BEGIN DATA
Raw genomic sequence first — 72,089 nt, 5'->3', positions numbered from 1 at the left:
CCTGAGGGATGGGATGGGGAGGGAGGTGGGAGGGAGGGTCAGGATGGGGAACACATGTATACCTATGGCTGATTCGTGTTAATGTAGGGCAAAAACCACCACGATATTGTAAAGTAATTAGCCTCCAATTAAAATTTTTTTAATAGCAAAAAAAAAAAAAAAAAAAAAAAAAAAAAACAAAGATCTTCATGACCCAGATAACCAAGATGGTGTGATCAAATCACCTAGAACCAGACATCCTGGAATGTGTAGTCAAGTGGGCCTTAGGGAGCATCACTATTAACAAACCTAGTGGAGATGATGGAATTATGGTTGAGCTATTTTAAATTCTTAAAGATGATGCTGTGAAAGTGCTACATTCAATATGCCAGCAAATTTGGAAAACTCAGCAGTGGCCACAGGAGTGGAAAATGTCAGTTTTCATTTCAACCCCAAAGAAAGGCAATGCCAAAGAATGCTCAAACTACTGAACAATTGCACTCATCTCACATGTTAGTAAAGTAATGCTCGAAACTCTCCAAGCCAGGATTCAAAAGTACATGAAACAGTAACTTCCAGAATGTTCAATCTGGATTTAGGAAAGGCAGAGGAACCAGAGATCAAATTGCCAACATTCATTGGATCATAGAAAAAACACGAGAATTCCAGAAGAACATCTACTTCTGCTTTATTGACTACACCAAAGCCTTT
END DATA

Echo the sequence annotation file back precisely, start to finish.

Raw genomic sequence first — 72,089 nt, 5'->3', positions numbered from 1 at the left:
CCTGAGGGATGGGATGGGGAGGGAGGTGGGAGGGAGGGTCAGGATGGGGAACACATGTATACCTATGGCTGATTCGTGTTAATGTAGGGCAAAAACCACCACGATATTGTAAAGTAATTAGCCTCCAATTAAAATTTTTTTAATAGCAAAAAAAAAAAAAAAAAAAAAAAAAAAAAACAAAGATCTTCATGACCCAGATAACCAAGATGGTGTGATCAAATCACCTAGAACCAGACATCCTGGAATGTGTAGTCAAGTGGGCCTTAGGGAGCATCACTATTAACAAACCTAGTGGAGATGATGGAATTATGGTTGAGCTATTTTAAATTCTTAAAGATGATGCTGTGAAAGTGCTACATTCAATATGCCAGCAAATTTGGAAAACTCAGCAGTGGCCACAGGAGTGGAAAATGTCAGTTTTCATTTCAACCCCAAAGAAAGGCAATGCCAAAGAATGCTCAAACTACTGAACAATTGCACTCATCTCACATGTTAGTAAAGTAATGCTCGAAACTCTCCAAGCCAGGATTCAAAAGTACATGAAACAGTAACTTCCAGAATGTTCAATCTGGATTTAGGAAAGGCAGAGGAACCAGAGATCAAATTGCCAACATTCATTGGATCATAGAAAAAACACGAGAATTCCAGAAGAACATCTACTTCTGCTTTATTGACTACACCAAAGCCTTT